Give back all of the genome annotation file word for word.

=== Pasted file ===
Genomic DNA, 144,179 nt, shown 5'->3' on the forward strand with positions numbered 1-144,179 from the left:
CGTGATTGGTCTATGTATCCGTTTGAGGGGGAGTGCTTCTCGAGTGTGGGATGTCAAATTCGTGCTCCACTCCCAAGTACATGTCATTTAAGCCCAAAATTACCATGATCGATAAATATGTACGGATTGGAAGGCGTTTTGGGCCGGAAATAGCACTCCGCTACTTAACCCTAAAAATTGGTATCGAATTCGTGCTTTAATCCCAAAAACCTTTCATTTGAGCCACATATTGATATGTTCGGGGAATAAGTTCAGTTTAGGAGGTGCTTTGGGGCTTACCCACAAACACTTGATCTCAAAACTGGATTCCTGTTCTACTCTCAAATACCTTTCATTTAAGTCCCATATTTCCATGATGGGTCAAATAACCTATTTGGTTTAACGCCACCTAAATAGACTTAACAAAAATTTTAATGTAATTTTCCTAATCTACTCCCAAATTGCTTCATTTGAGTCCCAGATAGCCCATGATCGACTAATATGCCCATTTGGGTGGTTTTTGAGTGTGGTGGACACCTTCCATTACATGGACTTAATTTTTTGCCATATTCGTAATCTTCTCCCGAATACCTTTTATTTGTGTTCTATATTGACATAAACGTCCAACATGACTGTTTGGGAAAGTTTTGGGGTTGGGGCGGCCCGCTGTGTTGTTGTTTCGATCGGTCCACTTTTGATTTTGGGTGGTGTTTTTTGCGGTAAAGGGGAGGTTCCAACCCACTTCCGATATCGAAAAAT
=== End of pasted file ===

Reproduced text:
Genomic DNA, 144,179 nt, shown 5'->3' on the forward strand with positions numbered 1-144,179 from the left:
CGTGATTGGTCTATGTATCCGTTTGAGGGGGAGTGCTTCTCGAGTGTGGGATGTCAAATTCGTGCTCCACTCCCAAGTACATGTCATTTAAGCCCAAAATTACCATGATCGATAAATATGTACGGATTGGAAGGCGTTTTGGGCCGGAAATAGCACTCCGCTACTTAACCCTAAAAATTGGTATCGAATTCGTGCTTTAATCCCAAAAACCTTTCATTTGAGCCACATATTGATATGTTCGGGGAATAAGTTCAGTTTAGGAGGTGCTTTGGGGCTTACCCACAAACACTTGATCTCAAAACTGGATTCCTGTTCTACTCTCAAATACCTTTCATTTAAGTCCCATATTTCCATGATGGGTCAAATAACCTATTTGGTTTAACGCCACCTAAATAGACTTAACAAAAATTTTAATGTAATTTTCCTAATCTACTCCCAAATTGCTTCATTTGAGTCCCAGATAGCCCATGATCGACTAATATGCCCATTTGGGTGGTTTTTGAGTGTGGTGGACACCTTCCATTACATGGACTTAATTTTTTGCCATATTCGTAATCTTCTCCCGAATACCTTTTATTTGTGTTCTATATTGACATAAACGTCCAACATGACTGTTTGGGAAAGTTTTGGGGTTGGGGCGGCCCGCTGTGTTGTTGTTTCGATCGGTCCACTTTTGATTTTGGGTGGTGTTTTTTGCGGTAAAGGGGAGGTTCCAACCCACTTCCGATATCGAAAAAT